For the first time in 30 years, Michigan has captured back-to-back Big Ten titles.
After last week’s victory over Ohio State, the only thing standing between Michigan and another berth in the College Football Playoff was a meeting with unranked Purdue in the Big Ten championship game.
Purdue put up a spirited battle, but the Wolverines eventually prevailed with a 43-22 victory in Indianapolis to win a second consecutive straight Big Ten championship. It’s something Michigan hadn’t achieved since the 1991 and 1992 seasons.
With the win, Michigan is secured a spot in the CFP – likely the number 2 seed behind defending champion Georgia.
Donovan Edwards, red zone defense makes all the difference for Michigan
To get to 13-0, Michigan needed another big performance from running back Donovan Edwards. Edwards, now in the lead role in place of the injured Blake Corum, followed up his 216-yard effort from last week with 185 yards and a touchdown on 25 carries vs. the boiler makers.
That Edwards outing was necessary because Michigan started out pretty slow. Purdue took a 10-7 lead early in the second quarter and the Wolverines only held a 14-13 halftime lead. In the second half, however, Edwards set the tone.
On the first play of the third quarter, Edwards rolled off a 60-yard burst to set up the first career touchdown for Kalel Mullings.
Purdue went three-and-out on the next possession, allowing Edwards back to work. This time, on a 47-yard JJ McCarthy completion to Luke Schoonmaker, Edwards exploded through the line for a 27-yard touchdown.
Less than five minutes into the second half, Michigan’s lead had grown from 14-13 to 28-13.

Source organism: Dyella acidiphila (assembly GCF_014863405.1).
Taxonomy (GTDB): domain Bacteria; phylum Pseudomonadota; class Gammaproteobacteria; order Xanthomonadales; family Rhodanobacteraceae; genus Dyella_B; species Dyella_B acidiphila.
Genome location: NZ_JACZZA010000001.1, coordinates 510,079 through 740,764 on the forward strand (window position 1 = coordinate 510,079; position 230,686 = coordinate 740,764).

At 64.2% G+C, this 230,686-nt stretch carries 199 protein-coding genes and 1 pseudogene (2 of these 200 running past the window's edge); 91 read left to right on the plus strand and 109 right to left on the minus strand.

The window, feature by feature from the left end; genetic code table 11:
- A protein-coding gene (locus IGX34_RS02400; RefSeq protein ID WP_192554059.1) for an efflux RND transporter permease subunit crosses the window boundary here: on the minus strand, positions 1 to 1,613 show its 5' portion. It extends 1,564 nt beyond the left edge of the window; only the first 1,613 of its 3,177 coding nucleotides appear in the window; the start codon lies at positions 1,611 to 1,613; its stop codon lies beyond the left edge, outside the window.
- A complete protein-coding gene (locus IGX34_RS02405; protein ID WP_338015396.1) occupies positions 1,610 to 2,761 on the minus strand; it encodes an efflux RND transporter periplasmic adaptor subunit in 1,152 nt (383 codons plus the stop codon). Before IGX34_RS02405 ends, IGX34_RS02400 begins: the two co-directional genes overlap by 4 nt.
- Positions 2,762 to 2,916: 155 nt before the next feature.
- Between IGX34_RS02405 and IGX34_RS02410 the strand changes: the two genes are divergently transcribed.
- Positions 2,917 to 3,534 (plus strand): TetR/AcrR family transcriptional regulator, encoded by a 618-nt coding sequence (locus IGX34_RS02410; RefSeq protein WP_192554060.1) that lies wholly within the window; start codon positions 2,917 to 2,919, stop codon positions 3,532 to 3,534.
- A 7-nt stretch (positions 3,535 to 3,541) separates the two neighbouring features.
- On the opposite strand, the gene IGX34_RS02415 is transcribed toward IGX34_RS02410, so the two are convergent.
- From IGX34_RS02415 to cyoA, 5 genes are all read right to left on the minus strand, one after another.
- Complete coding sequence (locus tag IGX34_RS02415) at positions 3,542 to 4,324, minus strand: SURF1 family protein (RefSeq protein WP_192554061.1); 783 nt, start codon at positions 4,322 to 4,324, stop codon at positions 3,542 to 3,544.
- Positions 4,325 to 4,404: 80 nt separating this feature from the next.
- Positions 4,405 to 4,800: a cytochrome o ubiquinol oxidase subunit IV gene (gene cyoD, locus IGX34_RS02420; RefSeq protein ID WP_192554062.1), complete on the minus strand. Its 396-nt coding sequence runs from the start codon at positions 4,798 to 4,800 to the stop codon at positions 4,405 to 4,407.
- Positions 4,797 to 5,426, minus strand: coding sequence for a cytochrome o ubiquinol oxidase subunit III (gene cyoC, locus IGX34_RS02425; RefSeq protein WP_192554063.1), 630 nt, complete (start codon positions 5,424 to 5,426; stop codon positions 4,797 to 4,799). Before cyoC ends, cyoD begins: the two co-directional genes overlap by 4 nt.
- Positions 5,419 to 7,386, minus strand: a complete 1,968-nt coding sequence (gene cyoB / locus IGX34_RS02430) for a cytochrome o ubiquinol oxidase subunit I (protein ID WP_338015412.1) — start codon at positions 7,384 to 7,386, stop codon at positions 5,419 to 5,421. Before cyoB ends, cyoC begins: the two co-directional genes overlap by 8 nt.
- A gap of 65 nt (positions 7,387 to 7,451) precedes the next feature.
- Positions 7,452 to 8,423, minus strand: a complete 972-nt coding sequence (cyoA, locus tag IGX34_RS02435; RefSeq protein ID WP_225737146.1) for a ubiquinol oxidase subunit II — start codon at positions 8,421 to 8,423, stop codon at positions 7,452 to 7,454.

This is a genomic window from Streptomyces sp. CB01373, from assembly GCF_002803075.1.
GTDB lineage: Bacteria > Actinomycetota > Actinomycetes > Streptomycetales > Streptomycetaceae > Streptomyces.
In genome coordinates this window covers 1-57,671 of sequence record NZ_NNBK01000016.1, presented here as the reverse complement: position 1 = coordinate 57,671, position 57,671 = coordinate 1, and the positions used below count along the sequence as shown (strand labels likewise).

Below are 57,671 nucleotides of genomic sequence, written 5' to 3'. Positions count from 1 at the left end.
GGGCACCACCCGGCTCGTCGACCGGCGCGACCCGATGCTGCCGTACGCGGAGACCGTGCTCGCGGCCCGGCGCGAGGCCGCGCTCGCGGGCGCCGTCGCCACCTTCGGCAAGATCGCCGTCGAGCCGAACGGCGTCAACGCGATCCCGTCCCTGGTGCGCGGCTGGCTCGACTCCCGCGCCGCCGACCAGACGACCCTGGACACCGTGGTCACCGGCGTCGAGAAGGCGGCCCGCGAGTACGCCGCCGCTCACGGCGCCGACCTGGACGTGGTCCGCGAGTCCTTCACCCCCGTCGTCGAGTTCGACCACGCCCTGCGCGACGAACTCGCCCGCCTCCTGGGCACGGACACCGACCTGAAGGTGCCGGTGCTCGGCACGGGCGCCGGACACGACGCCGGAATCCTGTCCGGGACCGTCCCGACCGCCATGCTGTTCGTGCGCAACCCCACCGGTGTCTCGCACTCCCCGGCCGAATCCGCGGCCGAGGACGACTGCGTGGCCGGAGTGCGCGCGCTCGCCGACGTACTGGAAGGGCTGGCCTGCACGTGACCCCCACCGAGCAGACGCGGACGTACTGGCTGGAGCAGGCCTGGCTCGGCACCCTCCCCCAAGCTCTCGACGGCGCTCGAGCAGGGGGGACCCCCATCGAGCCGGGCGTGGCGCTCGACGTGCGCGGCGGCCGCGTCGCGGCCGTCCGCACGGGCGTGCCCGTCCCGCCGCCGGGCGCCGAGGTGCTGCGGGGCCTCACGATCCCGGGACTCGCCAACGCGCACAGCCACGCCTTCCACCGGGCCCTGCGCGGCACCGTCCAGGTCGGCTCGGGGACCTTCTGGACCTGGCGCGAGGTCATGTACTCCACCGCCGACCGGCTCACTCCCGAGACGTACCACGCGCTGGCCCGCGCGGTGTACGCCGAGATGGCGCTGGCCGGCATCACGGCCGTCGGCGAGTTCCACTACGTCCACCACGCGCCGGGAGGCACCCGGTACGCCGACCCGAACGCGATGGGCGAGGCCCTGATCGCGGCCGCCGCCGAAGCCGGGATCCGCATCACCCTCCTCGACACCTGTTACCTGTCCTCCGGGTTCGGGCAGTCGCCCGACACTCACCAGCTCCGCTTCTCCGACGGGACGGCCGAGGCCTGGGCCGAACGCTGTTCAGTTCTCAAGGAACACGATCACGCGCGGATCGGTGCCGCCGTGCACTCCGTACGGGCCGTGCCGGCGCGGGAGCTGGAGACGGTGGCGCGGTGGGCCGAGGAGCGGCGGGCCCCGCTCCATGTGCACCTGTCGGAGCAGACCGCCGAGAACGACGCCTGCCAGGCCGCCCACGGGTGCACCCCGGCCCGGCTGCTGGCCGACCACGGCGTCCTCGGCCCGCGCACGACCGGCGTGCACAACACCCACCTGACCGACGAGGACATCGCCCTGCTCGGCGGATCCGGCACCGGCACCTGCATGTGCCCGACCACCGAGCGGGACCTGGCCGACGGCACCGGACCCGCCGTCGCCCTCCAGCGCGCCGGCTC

It would prove too much for Purdue to overcome, but the Boilermakers fought to the end.
Purdue quarterback Aidan O’Connell threw for 366 yards and connected again and again with Charlie Jones (13 catches for 162 yards). But the Boilermakers continued to get stuck in the red zone. Purdue advanced six times in the Michigan 20, but only scored one touchdown. Of the other five possessions, four resulted in field goals and another resulted in an O’Connell interception.
Michigan’s ability to bend but not break proved to be the difference in the game. With Purdue’s drives consistently coming up short, Michigan was able to finish.
While the final score seems lopsided, Michigan’s lead was only 28-19 early in the fourth. Under nine, Purdue actually got the ball back with a chance to take the lead further. However, O’Connell was nicked a second time by Will Johnson, opening the door for McCarthy to hit Ronnie Bell for a 17-yard touchdown.
That touchdown, McCarthy’s third of the game, quieted any chances of an upset. McCarthy finished 11-of-17 for 161 yards, three touchdowns and an interception in the win.